Winner of the National Outdoor Book Award
"This deeply moving memoir explores two uncharted territories: the wilderness of Alaska, specifically the Kanektok River in the southwestern part of the state, and the wilderness of Parenthood, specifically the region where a recently divorced father and his teenage son try to find new ways to understand each other. " - Nat'l Geographic Traveler
"This book is a rarity: humble in its beauty, elegant in its reflection." - Anchorage Daily News
"A quietly observed lyrical portrait of a father and son struggling to break through anger, fear and disappointment to find common ground." - Boston Globe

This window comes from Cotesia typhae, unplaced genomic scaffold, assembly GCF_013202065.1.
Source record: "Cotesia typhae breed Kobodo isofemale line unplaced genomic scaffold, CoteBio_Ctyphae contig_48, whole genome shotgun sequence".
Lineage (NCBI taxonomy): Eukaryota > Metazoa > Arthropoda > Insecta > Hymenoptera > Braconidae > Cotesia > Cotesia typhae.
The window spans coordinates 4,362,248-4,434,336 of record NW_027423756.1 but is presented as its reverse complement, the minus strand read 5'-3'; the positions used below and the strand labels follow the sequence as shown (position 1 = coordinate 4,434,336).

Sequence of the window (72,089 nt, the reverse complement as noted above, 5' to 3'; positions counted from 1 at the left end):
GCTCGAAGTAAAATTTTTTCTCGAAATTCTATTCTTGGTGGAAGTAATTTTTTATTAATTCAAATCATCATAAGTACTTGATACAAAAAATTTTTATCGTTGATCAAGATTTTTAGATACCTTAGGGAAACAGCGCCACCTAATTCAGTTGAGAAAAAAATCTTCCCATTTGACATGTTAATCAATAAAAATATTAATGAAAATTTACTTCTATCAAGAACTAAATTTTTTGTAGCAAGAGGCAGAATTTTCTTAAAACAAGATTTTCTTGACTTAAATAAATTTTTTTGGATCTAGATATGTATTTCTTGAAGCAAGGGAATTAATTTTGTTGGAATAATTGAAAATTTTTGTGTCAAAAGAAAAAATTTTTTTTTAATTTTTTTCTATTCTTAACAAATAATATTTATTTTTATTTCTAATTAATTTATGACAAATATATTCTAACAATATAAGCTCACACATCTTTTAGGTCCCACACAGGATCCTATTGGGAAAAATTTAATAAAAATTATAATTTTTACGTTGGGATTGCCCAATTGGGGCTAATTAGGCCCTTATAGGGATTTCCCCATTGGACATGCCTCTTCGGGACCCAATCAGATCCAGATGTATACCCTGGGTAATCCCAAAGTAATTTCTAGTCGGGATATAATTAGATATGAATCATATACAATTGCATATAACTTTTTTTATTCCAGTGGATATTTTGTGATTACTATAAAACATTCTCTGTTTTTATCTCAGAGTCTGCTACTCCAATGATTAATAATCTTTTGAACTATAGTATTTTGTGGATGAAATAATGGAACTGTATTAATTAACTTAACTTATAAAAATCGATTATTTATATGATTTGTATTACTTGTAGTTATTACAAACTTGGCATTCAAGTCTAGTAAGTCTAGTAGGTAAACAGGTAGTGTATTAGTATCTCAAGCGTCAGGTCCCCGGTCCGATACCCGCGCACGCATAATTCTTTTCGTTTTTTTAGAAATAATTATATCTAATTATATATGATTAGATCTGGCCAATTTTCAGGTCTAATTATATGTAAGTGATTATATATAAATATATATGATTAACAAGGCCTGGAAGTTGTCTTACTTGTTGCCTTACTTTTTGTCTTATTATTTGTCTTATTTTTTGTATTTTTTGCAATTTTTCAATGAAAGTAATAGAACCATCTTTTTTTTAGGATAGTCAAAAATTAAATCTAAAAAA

"Echoes of Thoreau, but also Melville’s restless Ishmael ... A Thoreauvian mission to simplify life and find his truest self by building a lakeside cabin." - Boston Globe
"A modern day Walden with a midlife twist." - Kirkus
"About how a man rebuilds his life, assembling lumber into a gorgeous home ..." - The New York Times
"Surprisingly fresh, haunting, and potent, Ureneck offers a new perspective on the unforgivable tragedy at Smyrna and the modern religio-ethnic conflicts that continue to trouble the region."
- Publishers Weekly
"A masterpiece of scholarly precision."
- J. Russell, Armenian Studies, Harvard University.
"In this spellbinding book, Lou Ureneck recreates one of the most important humanitarian rescue missions of the twentieth-century. An exceptional account – dramatic, poignant, and masterfully written – of an unforgettable moment in the history of human tragedy and heroism."
- Caroline Elkins, Harvard University and Pulitzer Prize winner